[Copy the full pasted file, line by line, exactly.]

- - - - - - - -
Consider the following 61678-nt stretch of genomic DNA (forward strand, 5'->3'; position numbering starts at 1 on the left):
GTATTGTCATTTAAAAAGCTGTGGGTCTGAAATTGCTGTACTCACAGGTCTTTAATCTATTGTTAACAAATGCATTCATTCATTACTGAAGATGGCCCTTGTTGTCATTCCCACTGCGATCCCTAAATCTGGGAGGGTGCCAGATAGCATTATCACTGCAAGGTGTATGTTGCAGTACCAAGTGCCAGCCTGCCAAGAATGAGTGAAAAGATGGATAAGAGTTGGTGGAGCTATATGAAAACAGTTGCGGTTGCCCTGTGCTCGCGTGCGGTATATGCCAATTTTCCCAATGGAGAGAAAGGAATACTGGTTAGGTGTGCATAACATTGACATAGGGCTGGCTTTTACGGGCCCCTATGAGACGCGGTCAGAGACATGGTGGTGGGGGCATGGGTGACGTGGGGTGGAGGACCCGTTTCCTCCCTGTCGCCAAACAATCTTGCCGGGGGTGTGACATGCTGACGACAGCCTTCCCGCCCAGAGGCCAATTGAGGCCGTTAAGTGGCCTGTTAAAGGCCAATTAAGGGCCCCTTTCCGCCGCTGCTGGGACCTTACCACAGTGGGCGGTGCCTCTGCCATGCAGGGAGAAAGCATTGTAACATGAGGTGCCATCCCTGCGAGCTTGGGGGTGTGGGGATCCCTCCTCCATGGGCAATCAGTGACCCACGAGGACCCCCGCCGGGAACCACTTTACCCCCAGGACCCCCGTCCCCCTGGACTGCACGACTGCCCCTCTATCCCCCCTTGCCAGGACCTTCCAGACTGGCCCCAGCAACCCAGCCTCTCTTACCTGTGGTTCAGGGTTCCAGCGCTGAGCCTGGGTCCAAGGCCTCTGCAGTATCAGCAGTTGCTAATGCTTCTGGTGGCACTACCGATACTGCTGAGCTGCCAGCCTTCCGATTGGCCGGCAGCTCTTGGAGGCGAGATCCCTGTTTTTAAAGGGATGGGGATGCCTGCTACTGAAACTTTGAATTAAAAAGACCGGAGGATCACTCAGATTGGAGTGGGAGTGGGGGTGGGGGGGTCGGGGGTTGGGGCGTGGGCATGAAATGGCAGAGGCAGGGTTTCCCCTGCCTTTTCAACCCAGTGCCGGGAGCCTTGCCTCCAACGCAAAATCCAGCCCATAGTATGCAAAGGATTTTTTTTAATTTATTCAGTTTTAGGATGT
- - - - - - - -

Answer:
Consider the following 61678-nt stretch of genomic DNA (forward strand, 5'->3'; position numbering starts at 1 on the left):
GTATTGTCATTTAAAAAGCTGTGGGTCTGAAATTGCTGTACTCACAGGTCTTTAATCTATTGTTAACAAATGCATTCATTCATTACTGAAGATGGCCCTTGTTGTCATTCCCACTGCGATCCCTAAATCTGGGAGGGTGCCAGATAGCATTATCACTGCAAGGTGTATGTTGCAGTACCAAGTGCCAGCCTGCCAAGAATGAGTGAAAAGATGGATAAGAGTTGGTGGAGCTATATGAAAACAGTTGCGGTTGCCCTGTGCTCGCGTGCGGTATATGCCAATTTTCCCAATGGAGAGAAAGGAATACTGGTTAGGTGTGCATAACATTGACATAGGGCTGGCTTTTACGGGCCCCTATGAGACGCGGTCAGAGACATGGTGGTGGGGGCATGGGTGACGTGGGGTGGAGGACCCGTTTCCTCCCTGTCGCCAAACAATCTTGCCGGGGGTGTGACATGCTGACGACAGCCTTCCCGCCCAGAGGCCAATTGAGGCCGTTAAGTGGCCTGTTAAAGGCCAATTAAGGGCCCCTTTCCGCCGCTGCTGGGACCTTACCACAGTGGGCGGTGCCTCTGCCATGCAGGGAGAAAGCATTGTAACATGAGGTGCCATCCCTGCGAGCTTGGGGGTGTGGGGATCCCTCCTCCATGGGCAATCAGTGACCCACGAGGACCCCCGCCGGGAACCACTTTACCCCCAGGACCCCCGTCCCCCTGGACTGCACGACTGCCCCTCTATCCCCCCTTGCCAGGACCTTCCAGACTGGCCCCAGCAACCCAGCCTCTCTTACCTGTGGTTCAGGGTTCCAGCGCTGAGCCTGGGTCCAAGGCCTCTGCAGTATCAGCAGTTGCTAATGCTTCTGGTGGCACTACCGATACTGCTGAGCTGCCAGCCTTCCGATTGGCCGGCAGCTCTTGGAGGCGAGATCCCTGTTTTTAAAGGGATGGGGATGCCTGCTACTGAAACTTTGAATTAAAAAGACCGGAGGATCACTCAGATTGGAGTGGGAGTGGGGGTGGGGGGGTCGGGGGTTGGGGCGTGGGCATGAAATGGCAGAGGCAGGGTTTCCCCTGCCTTTTCAACCCAGTGCCGGGAGCCTTGCCTCCAACGCAAAATCCAGCCCATAGTATGCAAAGGATTTTTTTTAATTTATTCAGTTTTAGGATGT